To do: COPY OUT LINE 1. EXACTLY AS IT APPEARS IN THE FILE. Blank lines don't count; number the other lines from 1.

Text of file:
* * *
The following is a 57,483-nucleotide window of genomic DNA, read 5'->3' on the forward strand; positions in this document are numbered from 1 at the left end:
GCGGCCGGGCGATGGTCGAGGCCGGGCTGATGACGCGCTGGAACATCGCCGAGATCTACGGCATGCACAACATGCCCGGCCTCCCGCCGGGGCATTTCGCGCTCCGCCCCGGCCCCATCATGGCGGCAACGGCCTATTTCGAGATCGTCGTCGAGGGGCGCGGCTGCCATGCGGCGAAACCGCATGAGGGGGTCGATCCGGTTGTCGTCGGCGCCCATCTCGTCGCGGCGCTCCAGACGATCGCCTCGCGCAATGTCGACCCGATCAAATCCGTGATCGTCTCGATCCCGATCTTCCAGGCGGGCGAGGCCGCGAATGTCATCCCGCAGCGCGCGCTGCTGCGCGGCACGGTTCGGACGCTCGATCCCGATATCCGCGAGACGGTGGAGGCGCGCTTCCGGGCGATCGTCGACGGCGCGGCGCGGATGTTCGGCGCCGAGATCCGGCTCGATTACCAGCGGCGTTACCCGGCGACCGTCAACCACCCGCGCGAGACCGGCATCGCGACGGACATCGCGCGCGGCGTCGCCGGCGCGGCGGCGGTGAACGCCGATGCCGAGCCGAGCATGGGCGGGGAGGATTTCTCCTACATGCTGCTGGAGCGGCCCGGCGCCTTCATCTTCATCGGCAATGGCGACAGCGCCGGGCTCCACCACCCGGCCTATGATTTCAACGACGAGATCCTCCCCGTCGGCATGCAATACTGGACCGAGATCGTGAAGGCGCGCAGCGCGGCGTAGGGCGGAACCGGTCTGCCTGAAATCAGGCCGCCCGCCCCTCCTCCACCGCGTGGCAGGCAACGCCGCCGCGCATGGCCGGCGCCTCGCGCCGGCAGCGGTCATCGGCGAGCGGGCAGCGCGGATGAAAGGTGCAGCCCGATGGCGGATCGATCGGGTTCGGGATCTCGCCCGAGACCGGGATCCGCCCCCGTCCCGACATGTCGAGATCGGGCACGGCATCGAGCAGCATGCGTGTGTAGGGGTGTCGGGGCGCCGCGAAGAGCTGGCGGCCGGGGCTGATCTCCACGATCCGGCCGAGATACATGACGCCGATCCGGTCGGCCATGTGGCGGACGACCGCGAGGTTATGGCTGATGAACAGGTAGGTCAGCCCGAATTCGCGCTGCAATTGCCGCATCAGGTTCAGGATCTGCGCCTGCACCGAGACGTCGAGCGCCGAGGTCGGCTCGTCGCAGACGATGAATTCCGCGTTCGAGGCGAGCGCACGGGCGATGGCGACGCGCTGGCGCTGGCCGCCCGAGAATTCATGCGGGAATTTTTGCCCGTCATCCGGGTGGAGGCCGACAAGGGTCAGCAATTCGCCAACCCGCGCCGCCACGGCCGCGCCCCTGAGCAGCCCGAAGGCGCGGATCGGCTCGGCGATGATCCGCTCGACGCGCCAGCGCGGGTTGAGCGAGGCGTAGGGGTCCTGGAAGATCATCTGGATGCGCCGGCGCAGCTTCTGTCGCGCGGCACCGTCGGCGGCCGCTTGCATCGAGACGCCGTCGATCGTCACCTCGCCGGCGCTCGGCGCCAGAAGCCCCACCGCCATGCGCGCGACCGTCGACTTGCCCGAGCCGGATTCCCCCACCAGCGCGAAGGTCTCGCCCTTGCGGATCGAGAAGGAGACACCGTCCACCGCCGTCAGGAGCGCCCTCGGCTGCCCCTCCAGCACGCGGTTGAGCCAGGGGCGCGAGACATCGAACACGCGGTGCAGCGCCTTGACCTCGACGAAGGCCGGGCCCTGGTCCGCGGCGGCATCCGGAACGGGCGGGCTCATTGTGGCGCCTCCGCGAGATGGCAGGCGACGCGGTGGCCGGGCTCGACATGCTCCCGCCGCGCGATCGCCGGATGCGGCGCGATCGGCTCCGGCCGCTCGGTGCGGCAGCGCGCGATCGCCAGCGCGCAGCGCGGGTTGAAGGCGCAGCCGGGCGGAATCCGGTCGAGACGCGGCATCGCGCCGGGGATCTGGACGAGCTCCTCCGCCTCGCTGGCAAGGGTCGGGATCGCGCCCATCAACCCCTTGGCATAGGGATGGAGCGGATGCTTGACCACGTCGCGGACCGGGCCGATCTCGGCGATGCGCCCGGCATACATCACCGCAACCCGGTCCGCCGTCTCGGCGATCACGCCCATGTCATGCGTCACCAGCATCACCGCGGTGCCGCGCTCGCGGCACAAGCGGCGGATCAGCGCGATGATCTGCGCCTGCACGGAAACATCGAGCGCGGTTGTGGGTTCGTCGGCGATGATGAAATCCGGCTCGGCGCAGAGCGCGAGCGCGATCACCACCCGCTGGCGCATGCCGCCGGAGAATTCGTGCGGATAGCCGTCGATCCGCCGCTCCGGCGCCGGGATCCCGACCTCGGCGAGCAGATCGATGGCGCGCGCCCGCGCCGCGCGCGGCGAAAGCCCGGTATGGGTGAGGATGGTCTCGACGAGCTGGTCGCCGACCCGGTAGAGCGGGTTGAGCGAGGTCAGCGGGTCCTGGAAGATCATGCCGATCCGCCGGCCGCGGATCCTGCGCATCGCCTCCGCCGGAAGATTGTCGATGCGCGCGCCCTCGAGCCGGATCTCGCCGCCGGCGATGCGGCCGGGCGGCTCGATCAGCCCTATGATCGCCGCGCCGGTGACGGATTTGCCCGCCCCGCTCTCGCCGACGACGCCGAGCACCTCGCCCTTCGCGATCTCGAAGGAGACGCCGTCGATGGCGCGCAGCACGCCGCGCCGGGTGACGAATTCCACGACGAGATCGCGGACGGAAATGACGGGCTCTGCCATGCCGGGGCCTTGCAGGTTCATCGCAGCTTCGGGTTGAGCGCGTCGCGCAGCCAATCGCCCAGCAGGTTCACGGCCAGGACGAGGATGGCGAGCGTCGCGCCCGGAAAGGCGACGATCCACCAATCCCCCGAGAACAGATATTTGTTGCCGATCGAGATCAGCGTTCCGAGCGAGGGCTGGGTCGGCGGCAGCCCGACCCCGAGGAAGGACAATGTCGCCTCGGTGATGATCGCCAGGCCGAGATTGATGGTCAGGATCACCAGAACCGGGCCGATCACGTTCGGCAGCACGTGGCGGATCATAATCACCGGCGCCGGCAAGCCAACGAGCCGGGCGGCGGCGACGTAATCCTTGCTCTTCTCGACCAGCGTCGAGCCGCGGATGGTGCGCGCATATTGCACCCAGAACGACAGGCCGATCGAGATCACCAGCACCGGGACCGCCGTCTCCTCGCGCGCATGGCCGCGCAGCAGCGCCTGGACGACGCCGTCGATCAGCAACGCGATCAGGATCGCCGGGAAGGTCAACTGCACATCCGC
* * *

The following is a 57,483-nucleotide window of genomic DNA, read 5'->3' on the forward strand; positions in this document are numbered from 1 at the left end: